Spine-Intra-Abdominal Pressure (SIAP) study

The SIAP study investigates the effect of using Ergotrics' Inflatable Prone Support (IPS) on intra-abdominal pressure (IAP) during spine surgery.

The objective of this study is to demonstrate the ability of the inflatable Prone Supports (IPS) to lower the IAP of patients in the prone position.


Study background

The objective of this study is to demonstrate the ability of the inflatable Prone Supports (IPS) to lower the IAP of patients in the prone position. Whenever the patients’ position is changed to prone, the IAP is increased due to abdominal compression.1,2 It has been demonstrated previously that an increased IAP is linked to increased bleeding. The ability to reduce IAP will be assessed by measuring IAP before and after inflation of the IPS. The METC (Medical Ethics Review Committee) has approved the SIAP study submitted by Dr. Van Eijs (anesthesiologist at ETZ, Tilburg, The Netherlands). The study will enroll 40 patients, aged between 18-70 and a body weight < 120 kg.

What is IAP?

Intra-abdominal pressure (IAP) is defined as the steady-state pressure within the abdominal cavity. Under physiological conditions, values of up to 5 mmHg are considered normal in adults.3 The incidence of complications arising from increased IAP in critically ill patients, is high and its impact is significant. IAP impacts the cerebrospinal venous system and the jugular venous system via two pathways (see fig. 1).
Fig 1. The concept of the two pathways. In the first pathway, an increase in IAP can cause backflow through the sacral venous plexus and the vertebral venous into the spinal canal. This can cause congestion of venous blood in the spinal canal and can cause flow of venous blood into the brain. In the second pathway, an increase in IAP can cause an increase in ITP (intrathoracic pressure) which in turn results in a back pressure on the jugular veins and decreases the drainage of the CSF (Cerebrospinal fluid) and the venous blood.4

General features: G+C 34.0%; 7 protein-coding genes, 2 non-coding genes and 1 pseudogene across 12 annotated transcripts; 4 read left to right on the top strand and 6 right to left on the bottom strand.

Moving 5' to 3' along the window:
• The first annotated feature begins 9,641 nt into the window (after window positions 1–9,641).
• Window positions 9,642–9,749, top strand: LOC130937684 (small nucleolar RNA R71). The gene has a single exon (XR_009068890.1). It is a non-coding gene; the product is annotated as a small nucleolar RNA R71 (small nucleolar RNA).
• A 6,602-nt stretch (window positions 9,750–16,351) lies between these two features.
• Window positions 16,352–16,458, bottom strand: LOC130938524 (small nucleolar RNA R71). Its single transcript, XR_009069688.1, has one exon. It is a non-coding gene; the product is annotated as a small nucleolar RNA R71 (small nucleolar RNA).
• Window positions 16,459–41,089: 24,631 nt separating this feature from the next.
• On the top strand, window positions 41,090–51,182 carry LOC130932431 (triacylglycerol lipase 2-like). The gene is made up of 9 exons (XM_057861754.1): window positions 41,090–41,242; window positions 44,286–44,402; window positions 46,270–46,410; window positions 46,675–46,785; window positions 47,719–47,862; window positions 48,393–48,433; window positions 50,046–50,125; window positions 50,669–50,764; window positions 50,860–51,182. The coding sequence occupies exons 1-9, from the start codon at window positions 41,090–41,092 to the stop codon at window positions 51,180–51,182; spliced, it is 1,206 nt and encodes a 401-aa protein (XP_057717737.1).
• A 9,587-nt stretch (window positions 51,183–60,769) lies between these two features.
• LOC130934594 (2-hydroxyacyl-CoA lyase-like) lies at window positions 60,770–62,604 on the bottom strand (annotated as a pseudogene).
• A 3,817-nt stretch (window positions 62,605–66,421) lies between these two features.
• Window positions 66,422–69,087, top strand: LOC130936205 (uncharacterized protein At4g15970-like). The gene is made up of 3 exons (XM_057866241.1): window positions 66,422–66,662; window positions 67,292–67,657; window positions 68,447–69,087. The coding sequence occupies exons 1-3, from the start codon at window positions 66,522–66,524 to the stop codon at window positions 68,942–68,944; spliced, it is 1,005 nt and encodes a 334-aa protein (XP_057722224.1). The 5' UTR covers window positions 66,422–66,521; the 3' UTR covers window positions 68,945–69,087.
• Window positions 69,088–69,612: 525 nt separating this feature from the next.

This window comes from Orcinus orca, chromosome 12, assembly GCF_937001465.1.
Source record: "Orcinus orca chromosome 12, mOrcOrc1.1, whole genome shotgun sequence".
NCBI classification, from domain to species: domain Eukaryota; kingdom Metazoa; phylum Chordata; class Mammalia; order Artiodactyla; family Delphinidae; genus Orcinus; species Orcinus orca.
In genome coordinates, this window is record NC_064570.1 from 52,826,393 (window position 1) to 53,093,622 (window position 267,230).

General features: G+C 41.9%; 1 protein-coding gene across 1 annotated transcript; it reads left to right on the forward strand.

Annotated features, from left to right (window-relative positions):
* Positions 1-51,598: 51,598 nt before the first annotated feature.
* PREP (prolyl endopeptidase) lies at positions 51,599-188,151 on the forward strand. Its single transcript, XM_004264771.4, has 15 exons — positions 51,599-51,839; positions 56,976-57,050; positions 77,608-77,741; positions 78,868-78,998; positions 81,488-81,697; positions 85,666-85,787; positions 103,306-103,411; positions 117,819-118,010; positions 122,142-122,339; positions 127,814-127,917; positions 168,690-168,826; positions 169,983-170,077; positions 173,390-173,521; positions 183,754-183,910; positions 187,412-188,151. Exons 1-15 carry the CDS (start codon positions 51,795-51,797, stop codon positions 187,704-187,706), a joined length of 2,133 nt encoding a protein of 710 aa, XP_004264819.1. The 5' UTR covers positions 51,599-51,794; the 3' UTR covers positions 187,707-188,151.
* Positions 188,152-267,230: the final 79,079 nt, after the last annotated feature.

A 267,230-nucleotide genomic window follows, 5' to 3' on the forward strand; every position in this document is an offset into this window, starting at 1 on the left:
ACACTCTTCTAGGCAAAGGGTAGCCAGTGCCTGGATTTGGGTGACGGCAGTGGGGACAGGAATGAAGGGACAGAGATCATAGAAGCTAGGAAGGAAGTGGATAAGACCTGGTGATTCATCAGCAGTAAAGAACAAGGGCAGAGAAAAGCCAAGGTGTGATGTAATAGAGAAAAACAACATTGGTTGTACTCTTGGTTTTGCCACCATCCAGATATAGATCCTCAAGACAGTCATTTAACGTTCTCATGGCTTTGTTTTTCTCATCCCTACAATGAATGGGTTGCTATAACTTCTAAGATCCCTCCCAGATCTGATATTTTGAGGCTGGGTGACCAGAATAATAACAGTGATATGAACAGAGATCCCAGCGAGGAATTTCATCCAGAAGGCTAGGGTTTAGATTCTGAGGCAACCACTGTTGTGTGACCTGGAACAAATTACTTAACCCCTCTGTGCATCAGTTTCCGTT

How is IAP measured?

The enrolled patients undergo spine surgery in prone position and have a transurethral bladder catheter during the procedure. The urinary catheter will be used to measure the IAP. The urinary bladder pressures reflects well the pressures in the abdominal cavity.3,7,8

How do the IPS supports for prone surgery reduce the IAP?

The IPS cushion is designed as a mirror image of the human skeleton. In this way it supports the ribcage and pelvis, while leaving the abdomen free. Patients are positioned in a manner to offload the abdomen as much as possible to avoid an increased IAP.

About Ergotrics

Ergotrics is a Med-Tech company which specializes in the use of compressed air in healthcare. We develop and manufacture products which allow for optimal positioning or moving of patients. Without heavy physical labour and with special attention given to ease of use, patient safety and hygiene.

Need more info?


1. Malhotra et al; Quantifying the Amount of Bleeding and Associated Changes in Intra- Abdominal Pressure and Mean Airway Pressure in Patients Undergoing Lumbar Fixation Surgeries: A Comparison of Three Positioning Systems; Asian Spine J 2016;10(2):199-204.
2. Han et al; The Effect of Body Mass Index on Intra-Abdominal Pressure and Blood Loss in Lumbar Spine Surgery; J Korean Neurosurg Soc 51 : 81-85, 2012.
3. Kirkpatrick et al; Intra-abdominal hypertension and the abdominal compartment syndrome: updated consensus definitions and clinical practice guidelines from the World Society of the Abdominal Compartment Syndrome; Intensive Care Med (2013) 39:1190–1206.
4. Depauw et al; The significance of intra-abdominal pressure in neurosurgery and neurological diseases: a narrative review and a conceptual proposal; Acta Neurochir (Wien). 2019 May;161(5):855-864.
5. Park; The Effect of Patient Positioning on Intraabdominal Pressure and Blood Loss in Spinal Surgery; Anesth Analg. 2000 Sep;91(3):552-7.
6. Koprulu et al: Ventilation Mode and Epidural Bleeding in Microdiscectomy: Comparison of Two Ventilation Techniques; Turk Neurosurg 26(5): 777-782, 2016.
7. Al-Abassi et al; Is intra-bladder pressure measurement a reliable indicator for raised intra-abdominal pressure? A prospective comparative study. BMC Anesthesiol. 2018 Jun 19;18(1):69.
8. Bodnar. Continuous Intra-Abdominal Pressure Measurement: Re-Discovered. Biomed J Sci&Tech Res 9(3)-2018.

Want to stay informed? Sign up to keep you updated.

Follow us on social media: